• Education—San Diego State University
• Awards—Inkwell Grand Prize, Fiction, 1999; San Diego Book
Awards' Theodore Geisel Award and Best Novel of the Year,
• Currently—lives in San Diego, California, USA
Susan Vreeland's short fiction has appeared in journals such as The New England Review, The Missouri Review, Confrontation, Calyx, Manoa, and Alaska Quarterly Review. Her first novel, What Love Sees, was broadcast as a CBS Sunday night movie in 1996. Ms. Vreeland is the recipient of several awards, including a Women's National Book Association First Place Award in Short Fiction (1991) and a First Place in Short Fiction from New Voices (1993). Inkwell Magazine for her short story, "Gifts". She teaches English literature, creative writing, and art in San Diego public schools, where she has taught since 1969. (From the publisher.)
"When I was nine, my great-grandfather, a landscape painter, taught me to mix colors," Susan Vreeland recalls in an interview on her publisher's web site. "With his strong hand surrounding my small one, he guided the brush until a calla lily appeared as if by magic on a page of textured watercolor paper. How many girls throughout history would have longed to be taught that, but had to do washing and mending instead?"
As a grown woman, Vreeland found her own magical way of translating her vision of the world into art. While teaching high school English in the 1980s, she began to write, publishing magazine articles, short stories, and her first novel, What Love Sees. In 1996, Vreeland was diagnosed with lymphoma, which forced her to take time off from teaching—time she spent undergoing medical treatment and writing stories about a fictional Vermeer painting.
Creative endeavor can aid healing because it lifts us out of self-absorption and gives us a goal," she later wrote. In Vreeland's case, her goal "was to live long enough to finish this set of stories that reflected my sensibilities, so that my writing group of twelve dear friends might be given these and know that in my last months I was happy—because I was creating."
Vreeland recovered from her illness and wove her stories into a novel, Girl in Hyacinth Blue. The book was a national bestseller, praised by the New York Times as "intelligent, searching and unusual" and by Kirkus Reviews as "extraordinarily skilled historical fiction: deft, perceptive, full of learning, deeply moving." Its interrelated stories move backward in time, creating what Marion Lignana Rosenberg in Salon called "a kind of Chinese box unfolding from the contemporary hiding-place of a painting attributed to Vermeer all the way back to the moment the work was conceived."
Vreeland's next novel, The Passion of Artemisia, was based on the life of the 17th-century painter Artemisia Gentileschi, often regarded as the first woman to hold a significant place in the history of European art. "Forthright and imaginative, Vreeland's deft recreation ably showcases art and life," noted Publishers Weekly.
Love for the visual arts, especially painting, continues to fire Vreeland's literary imagination. Her new novel, The Forest Lover, is a fictional exploration of the life of the 20th-century Canadian artist Emily Carr. She has also written a series of art-related short stories. For Vreeland, art provides inspiration for living as well as for literature. As she put it in an autobiographical essay, "I hope that by writing art-related fiction, I might bring readers who may not recognize the enriching and uplifting power of art to the realization that it can serve them as it has so richly served me."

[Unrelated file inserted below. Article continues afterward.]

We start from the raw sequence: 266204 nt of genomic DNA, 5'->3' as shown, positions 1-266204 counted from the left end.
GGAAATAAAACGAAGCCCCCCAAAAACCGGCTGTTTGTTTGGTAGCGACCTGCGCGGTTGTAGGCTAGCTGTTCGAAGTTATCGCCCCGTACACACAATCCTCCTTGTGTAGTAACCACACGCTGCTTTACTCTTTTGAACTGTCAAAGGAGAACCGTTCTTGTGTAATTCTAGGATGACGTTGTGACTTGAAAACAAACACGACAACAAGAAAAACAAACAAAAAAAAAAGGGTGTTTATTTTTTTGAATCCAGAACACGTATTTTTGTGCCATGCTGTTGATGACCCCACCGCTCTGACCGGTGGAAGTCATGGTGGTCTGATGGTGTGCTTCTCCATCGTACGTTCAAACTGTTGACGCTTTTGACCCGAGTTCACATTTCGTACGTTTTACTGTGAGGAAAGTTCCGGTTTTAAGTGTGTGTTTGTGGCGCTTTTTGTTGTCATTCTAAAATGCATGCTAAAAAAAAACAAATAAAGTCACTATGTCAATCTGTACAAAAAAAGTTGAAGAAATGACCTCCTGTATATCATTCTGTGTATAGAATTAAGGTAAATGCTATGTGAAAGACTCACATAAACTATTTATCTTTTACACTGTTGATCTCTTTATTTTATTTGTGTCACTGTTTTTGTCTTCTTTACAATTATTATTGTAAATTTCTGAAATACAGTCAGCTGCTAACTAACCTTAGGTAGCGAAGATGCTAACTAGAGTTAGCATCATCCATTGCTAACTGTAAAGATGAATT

• Two other novels relating to Vermeer were published within a year of Girl in Hyacinth Blue: The Music Lesson by Katharine Weber and Girl with a Pearl Earring by Tracy Chevalier.
• Vreeland lives in San Diego with her husband, a software engineer. She taught high school English and ceramics for 30 years before retiring to become a full-time writer. ("More" and "Extras" from Barnes & Noble.)
• Her own words:
Artemisia Gentileschi burst upon the post-Renaissance art scene with all the drama of an Italian opera. When I learned that she was the first woman to be admitted to the Accademia dell' Arte in Florence, producing paintings of startling invention which expressed a feminist sensibility, and the first woman to make her living solely by her brush, and furthermore, that she was raped at seventeen by her father's friend, her teacher, I knew I'd found material for a novel.
Rather than focusing on the rape or using a broad brush to paint a sweeping biography, I chose to explore the inner Artemisia, her developing state of mind, her transcendence over misfortune and resentment, the possibilities of forgiveness and love in a ruptured life, and the connecting tissue of beauty, art, spirituality, and wholeness.
Such a focused work of fiction about an historical person must be a work of the imagination, true to the time and character always, but true to facts only so long as fact furnishes believable drama. To suit my purposes, I combined actual people into composite characters, eliminated others, and invented still others. Though I used the trial record, her paintings, and her associations with Galileo, Cosimo de' Medici II, and Michelangelo Buonarroti the Younger as recorded in art histories, I imagined the personalities and interactions of Artemisia, her father and her husband, and devised dramatic moments that would propel a plot.
This is the process by which an historic figure moves from yellowed archives to scholarship, and from academic interest to heroic popular legend, becoming more complex and beloved as a result. With The Passion of Artemisia, I wanted to participate in giving Artemisia her cultural moment. ("In her own words" from an out-of-print edition.)
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